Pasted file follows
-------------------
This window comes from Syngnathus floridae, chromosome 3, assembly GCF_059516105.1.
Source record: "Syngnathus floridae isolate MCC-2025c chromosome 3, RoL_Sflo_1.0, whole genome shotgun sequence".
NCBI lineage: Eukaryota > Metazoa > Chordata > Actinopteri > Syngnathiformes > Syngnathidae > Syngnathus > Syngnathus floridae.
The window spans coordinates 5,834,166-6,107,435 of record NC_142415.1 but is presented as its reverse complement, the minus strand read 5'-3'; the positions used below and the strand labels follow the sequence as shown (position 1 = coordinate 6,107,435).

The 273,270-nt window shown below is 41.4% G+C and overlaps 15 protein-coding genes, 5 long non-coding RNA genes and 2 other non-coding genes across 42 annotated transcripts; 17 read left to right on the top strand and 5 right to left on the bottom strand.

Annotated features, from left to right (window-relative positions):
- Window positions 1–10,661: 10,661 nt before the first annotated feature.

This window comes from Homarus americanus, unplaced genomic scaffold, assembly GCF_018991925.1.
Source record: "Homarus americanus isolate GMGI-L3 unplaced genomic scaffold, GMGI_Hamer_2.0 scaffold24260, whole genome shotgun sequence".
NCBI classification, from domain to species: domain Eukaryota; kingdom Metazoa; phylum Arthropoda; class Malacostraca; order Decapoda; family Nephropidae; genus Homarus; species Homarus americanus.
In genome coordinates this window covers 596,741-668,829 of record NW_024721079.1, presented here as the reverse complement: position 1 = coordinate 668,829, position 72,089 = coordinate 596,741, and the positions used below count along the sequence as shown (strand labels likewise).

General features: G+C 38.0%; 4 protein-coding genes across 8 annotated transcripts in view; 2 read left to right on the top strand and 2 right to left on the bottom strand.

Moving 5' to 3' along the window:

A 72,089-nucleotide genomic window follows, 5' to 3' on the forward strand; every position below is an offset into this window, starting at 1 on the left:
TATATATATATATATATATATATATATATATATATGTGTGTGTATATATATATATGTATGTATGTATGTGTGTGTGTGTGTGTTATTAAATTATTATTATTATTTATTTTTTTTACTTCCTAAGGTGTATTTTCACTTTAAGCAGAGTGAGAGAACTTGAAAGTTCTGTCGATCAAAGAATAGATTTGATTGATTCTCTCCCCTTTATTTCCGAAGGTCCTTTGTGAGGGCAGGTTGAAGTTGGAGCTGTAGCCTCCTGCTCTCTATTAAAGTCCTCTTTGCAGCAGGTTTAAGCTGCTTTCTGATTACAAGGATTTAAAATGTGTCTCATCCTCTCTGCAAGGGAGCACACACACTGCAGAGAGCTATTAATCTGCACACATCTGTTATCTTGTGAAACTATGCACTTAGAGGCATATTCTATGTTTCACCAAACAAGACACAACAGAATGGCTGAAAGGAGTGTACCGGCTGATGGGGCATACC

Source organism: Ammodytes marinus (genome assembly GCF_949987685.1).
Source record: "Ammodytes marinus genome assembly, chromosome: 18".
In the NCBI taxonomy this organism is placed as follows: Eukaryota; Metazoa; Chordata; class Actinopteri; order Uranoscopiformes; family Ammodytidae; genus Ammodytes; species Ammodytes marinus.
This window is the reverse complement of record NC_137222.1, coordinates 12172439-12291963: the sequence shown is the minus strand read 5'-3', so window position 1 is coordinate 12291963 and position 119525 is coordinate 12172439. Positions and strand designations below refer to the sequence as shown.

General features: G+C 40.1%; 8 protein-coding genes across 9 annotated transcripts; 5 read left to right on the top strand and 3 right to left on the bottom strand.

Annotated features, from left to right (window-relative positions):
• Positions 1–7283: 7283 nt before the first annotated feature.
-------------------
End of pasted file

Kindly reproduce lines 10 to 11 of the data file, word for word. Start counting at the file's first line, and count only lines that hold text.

NCBI classification, from domain to species: domain Eukaryota; kingdom Metazoa; phylum Arthropoda; class Malacostraca; order Decapoda; family Nephropidae; genus Homarus; species Homarus americanus.
In genome coordinates this window covers 596,741-668,829 of record NW_024721079.1, presented here as the reverse complement: position 1 = coordinate 668,829, position 72,089 = coordinate 596,741, and the positions used below count along the sequence as shown (strand labels likewise).